Ten Little Monsters by Mike Brownlow and Simon Rickerty
|Ten Little Monsters by Mike Brownlow and Simon Rickerty|
|Category: For Sharing|
|Reviewer: Sam Tyler|
|Summary: Join ten friends who happen to be monsters as they are picked off one by one in this wonderfully illustrated counting book, that is also a little scary.|
|Buy? Maybe||Borrow? Yes|
|Pages: 32||Date: September 2016|
|Publisher: Orchard Books|
|External links: Author's website|
Halloween is a strange event, it has been increasingly Americanised and sold to children as a fun day of scary activities and sweets. However, if you think about it, dressing your child as an undead bride or blood sucking vampire actually seems a little odd. These are the same kids that get scared when Brian Blessed shouts on TV, yet they are happy to cover themselves in fake blood. Creating a book that is Halloween themed is a balance of making it exciting, but not scary; sometimes the books can be both.
Ten little monsters are all out together when one by one they are plucked away, be it by a werewolf, ghost or witch. How many of the tiny tykes will make it to the end of the book and a happy surprise? Teach your child all about counting from 10 to 1, whilst also padding their knowledge of the undead.
Ten Little Monsters is one of a series of counting books that has already covered the likes of pirates and princesses, but this time the duo tackle a holiday special in the form of Halloween and they go out all guns blazing. Each of the Little Monsters is a classic architype including a zombie, a mummy and a skeleton. They look cute, but when it comes down to it, they are monsters!
As an educational tool, Little Monsters is your classic ten to one counting book. The secret to these is a great theme and some good rhymes. Here the book is very strong. The monster theme is portrayed brilliantly by Rickerty's drawings, all spooky castles and mad monsters. Each double spread is packed with imagery and colour. Added to this is Brownlow's words that scan well, although one or two of them are a little tricky to pull off. What you get in the book is essentially a retelling of Ten Green Bottles, but portrayed in the form of a series of child kidnappings.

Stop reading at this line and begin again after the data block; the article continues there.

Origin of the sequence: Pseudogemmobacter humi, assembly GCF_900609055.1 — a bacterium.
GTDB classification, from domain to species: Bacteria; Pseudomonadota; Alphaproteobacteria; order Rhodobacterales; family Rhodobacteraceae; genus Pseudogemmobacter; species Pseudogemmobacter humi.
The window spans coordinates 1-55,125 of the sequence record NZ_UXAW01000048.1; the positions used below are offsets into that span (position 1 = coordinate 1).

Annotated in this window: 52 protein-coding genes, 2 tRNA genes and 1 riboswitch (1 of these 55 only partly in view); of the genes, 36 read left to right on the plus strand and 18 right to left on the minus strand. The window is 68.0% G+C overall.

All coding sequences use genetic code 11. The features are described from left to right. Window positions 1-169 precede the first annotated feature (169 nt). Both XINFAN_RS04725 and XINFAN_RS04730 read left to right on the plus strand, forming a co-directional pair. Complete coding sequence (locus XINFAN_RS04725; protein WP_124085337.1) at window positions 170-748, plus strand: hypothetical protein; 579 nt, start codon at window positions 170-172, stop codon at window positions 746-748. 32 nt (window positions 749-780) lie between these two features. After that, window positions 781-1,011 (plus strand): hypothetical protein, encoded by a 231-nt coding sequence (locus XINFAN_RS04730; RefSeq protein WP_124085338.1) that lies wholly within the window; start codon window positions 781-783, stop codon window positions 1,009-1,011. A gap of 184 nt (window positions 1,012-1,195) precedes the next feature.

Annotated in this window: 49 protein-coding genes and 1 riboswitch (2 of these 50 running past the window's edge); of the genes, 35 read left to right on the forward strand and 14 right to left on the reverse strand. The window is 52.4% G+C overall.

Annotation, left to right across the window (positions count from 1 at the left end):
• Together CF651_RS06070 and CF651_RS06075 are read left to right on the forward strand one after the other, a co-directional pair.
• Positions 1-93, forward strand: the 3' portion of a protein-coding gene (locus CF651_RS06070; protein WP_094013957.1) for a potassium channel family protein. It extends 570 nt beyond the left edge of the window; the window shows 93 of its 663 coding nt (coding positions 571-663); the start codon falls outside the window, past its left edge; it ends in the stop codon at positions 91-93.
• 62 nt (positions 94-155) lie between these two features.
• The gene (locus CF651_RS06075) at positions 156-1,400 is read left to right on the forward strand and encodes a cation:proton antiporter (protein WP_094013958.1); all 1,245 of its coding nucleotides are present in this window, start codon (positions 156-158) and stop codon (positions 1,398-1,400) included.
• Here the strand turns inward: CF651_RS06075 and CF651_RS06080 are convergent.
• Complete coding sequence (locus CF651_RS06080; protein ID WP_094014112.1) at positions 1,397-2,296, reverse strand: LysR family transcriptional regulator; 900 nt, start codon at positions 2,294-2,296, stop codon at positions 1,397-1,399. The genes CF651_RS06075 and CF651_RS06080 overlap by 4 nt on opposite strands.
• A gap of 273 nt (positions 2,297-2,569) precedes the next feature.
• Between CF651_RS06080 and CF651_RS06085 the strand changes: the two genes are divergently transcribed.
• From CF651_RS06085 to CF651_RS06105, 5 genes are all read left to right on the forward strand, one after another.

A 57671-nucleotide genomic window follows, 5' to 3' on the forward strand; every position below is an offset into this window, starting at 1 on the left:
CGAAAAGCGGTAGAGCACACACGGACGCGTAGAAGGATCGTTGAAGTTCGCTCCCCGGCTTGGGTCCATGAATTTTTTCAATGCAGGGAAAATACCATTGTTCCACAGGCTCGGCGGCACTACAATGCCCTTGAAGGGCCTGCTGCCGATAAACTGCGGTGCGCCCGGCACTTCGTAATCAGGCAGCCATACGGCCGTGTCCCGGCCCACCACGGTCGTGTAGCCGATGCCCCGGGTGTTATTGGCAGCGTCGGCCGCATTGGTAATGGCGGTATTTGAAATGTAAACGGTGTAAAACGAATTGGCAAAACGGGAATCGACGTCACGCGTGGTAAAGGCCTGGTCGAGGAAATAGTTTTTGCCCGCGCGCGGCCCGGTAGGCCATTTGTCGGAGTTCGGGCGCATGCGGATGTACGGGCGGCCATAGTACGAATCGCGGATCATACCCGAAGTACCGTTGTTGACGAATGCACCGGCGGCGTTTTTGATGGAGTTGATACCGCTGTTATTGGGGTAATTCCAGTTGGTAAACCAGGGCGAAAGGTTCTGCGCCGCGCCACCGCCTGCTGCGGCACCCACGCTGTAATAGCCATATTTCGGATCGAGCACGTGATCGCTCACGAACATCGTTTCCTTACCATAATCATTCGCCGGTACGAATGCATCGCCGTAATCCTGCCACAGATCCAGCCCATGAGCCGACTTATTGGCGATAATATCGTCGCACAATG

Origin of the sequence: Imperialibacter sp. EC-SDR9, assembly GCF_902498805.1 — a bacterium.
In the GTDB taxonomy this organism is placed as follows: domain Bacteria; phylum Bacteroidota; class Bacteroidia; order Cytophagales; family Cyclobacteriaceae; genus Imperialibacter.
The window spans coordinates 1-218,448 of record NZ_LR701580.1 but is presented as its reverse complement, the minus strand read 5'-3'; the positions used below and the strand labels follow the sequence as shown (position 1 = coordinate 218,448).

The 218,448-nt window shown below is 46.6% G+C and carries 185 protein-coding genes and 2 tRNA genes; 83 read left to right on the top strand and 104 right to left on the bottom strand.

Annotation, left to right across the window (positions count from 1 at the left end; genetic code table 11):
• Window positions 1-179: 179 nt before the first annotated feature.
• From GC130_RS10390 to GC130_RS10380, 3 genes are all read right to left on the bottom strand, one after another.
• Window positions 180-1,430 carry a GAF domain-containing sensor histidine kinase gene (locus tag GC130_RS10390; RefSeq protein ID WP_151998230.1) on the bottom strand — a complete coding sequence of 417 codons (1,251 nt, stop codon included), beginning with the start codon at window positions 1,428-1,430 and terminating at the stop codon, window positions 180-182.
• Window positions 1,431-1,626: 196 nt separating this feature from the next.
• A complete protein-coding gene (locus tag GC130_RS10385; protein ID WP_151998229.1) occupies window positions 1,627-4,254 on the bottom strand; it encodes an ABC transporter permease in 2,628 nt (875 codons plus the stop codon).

It is here that the book is a little of the scary side. It may seem obvious that a book all about walking corpses would make a child fearful, but the likes of BOO! by Jonathan Litton and Fhiona Galloway or the classic Funnybones show that with a deft hand the horrific can actually just be fun. Although Rickerty's illustrations are super cute and colourful there is a lot happening upon the page. There are monsters and Ghoulies and manifestations everywhere and the idea of the children going missing is a little scary.
Those readers that can make it to the end will be in for a reassuring surprise, but a more sensitive child may not make it that far. Ten Little Monsters is a wonderful book for the right child, but I have no doubt it may scare some little ones, so be aware of your child's levels of bravery before purchasing or borrowing this title.
You can read more book reviews or buy Ten Little Monsters by Mike Brownlow and Simon Rickerty at Amazon.co.uk.
You can read more book reviews or buy Ten Little Monsters by Mike Brownlow and Simon Rickerty at Amazon.com.
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